Brian Jewell

From Electric to Eclectic in Nashville

 
 

Brian Jewell
Published June 04, 2018

The hits just keep on coming in Music City USA.

Nashville, Tennessee, steadily rose to fame throughout the 20th century as the capital of the country music industry and the home of the Grand Ole Opry. Marquee attractions such as the Country Music Hall of Fame and Museum and the Opryland Hotel made the city a popular destination for tourists from around the region. But in the past decade, a new string of high-profile openings and sizzling media attention, including the hit TV drama “Nashville,” have made Music City more popular than ever.

Today, groups have many reasons to include the Nashville area in their travel plans. In addition to the longtime favorite attractions, the city has a bevy of new experiences waiting to give visitors unprecedented access to the area’s music, art and history. And in the surrounding suburbs, groups can enjoy a slower pace of life and authentic charm that provides a relaxing counterpoint to the excitement of Nashville.

Downtown Developments

Much of Nashville’s tourism scene is based in the downtown district, which is home to several major attractions and many of the honky-tonk music clubs packed with visitors night after night to hear up-and-coming performers. The growth of interest in downtown has outpaced the growth of the area’s hotel inventory, with the increased demand sending downtown room rates sky high. But help is on the way in the form of numerous new hotel projects in the city center.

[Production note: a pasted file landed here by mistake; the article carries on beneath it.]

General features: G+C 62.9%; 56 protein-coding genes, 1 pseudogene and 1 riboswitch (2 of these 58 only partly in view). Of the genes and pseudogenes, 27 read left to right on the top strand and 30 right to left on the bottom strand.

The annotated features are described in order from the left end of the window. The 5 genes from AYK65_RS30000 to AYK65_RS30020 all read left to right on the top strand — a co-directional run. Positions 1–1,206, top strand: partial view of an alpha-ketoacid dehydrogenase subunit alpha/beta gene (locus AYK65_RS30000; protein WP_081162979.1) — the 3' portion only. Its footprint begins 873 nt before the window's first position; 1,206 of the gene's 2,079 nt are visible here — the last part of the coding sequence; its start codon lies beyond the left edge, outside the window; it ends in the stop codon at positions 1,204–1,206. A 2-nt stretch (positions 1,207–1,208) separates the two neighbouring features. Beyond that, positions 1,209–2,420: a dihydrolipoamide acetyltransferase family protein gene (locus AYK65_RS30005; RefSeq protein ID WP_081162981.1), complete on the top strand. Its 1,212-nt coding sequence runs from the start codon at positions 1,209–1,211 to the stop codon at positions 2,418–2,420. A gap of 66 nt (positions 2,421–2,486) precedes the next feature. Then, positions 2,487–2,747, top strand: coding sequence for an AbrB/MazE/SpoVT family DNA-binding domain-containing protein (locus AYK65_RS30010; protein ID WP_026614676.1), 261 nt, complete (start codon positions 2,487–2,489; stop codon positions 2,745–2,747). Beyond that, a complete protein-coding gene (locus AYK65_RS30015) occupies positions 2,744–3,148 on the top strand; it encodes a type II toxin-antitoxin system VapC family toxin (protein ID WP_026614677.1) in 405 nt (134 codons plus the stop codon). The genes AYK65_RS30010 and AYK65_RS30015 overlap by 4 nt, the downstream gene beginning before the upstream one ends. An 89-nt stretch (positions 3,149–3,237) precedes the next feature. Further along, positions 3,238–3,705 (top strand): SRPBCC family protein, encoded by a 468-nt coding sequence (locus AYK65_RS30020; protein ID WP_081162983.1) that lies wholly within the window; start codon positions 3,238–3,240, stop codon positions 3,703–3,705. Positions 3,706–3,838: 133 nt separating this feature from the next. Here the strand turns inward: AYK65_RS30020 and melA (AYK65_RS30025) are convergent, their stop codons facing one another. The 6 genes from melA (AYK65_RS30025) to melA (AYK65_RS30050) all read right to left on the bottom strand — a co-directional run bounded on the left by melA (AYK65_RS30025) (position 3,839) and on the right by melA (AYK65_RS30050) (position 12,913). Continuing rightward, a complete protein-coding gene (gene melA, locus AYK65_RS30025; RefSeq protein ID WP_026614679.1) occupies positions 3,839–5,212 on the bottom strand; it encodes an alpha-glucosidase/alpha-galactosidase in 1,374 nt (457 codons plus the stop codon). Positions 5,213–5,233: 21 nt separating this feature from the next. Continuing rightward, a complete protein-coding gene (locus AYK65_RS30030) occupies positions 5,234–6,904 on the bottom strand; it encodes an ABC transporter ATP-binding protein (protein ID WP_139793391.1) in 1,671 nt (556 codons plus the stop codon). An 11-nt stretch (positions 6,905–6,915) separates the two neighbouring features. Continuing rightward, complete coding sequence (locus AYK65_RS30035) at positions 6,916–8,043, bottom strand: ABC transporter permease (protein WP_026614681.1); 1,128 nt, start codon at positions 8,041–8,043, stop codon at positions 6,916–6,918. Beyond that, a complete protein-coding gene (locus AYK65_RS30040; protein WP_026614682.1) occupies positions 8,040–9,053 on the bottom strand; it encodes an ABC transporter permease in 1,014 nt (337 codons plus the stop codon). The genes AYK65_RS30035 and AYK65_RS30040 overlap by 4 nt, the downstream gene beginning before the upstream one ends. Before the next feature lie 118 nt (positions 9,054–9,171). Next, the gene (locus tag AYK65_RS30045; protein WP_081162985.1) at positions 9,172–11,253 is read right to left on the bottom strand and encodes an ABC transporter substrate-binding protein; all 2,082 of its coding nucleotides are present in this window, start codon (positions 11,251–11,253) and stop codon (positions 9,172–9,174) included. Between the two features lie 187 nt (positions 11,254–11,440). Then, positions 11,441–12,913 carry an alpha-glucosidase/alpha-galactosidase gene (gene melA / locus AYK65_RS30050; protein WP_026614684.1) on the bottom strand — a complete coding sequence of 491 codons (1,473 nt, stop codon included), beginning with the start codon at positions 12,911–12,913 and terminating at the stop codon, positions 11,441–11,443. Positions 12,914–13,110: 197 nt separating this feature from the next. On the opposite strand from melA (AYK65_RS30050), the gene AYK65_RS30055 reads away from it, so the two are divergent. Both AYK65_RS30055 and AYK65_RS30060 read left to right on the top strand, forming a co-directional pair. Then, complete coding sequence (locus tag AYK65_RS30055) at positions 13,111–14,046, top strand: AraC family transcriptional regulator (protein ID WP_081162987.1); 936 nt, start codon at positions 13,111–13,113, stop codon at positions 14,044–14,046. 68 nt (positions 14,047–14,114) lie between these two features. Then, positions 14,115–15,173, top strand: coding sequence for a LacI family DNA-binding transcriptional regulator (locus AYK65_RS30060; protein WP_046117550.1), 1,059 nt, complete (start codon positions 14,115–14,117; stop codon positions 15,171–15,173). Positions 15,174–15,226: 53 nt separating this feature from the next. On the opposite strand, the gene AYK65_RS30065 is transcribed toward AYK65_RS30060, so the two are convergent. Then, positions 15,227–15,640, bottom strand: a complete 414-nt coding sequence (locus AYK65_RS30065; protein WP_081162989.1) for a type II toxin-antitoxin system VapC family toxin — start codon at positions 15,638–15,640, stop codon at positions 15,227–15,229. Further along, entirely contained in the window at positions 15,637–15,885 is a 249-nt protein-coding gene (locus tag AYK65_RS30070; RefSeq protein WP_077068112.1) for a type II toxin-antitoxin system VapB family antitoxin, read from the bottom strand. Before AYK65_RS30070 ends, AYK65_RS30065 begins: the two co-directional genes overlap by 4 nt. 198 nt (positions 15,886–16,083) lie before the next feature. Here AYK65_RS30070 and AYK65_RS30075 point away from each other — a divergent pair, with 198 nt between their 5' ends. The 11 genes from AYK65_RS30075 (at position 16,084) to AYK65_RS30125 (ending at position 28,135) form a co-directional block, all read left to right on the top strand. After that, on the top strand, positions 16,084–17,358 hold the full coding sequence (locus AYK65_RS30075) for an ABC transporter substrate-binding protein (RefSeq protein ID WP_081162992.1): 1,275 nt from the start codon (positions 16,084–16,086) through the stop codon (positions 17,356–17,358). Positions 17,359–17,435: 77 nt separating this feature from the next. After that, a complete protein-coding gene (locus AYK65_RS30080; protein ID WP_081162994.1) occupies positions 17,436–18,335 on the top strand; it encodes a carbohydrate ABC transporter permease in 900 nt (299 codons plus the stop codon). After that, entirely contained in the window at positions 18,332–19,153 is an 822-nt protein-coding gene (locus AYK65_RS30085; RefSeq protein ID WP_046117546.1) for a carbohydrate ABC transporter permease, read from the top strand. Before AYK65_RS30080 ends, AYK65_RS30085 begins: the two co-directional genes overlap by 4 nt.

“There’s a projected 14,000 hotel rooms in development in our area currently,” said LouAnna Henton, senior tourism sales manager for the Nashville Convention and Visitors Corporation. “A lot of that development is in the downtown area. Between now and the end of the year, there are five properties expected to open in downtown.”

Those hotels include a 500-room JW Marriott opening this summer. Groups may be particularly interested in a new Drury Plaza that will open on Third Avenue in 2020.

“We expect to see some relief in room prices coming down,” Henton said. “That’s great for our tour and travel market. It’s going to give them some access to downtown that they haven’t had in several years.”

Whether they stay downtown or not, groups spending time there will be able to enjoy a variety of new attractions. On the site of the old Nashville Convention Center, a new multiuse development called Fifth and Broadway is expected to open in 2019 with retail stores and a food hall that features local companies. The development will also be the home of the new National Museum of African American Music.

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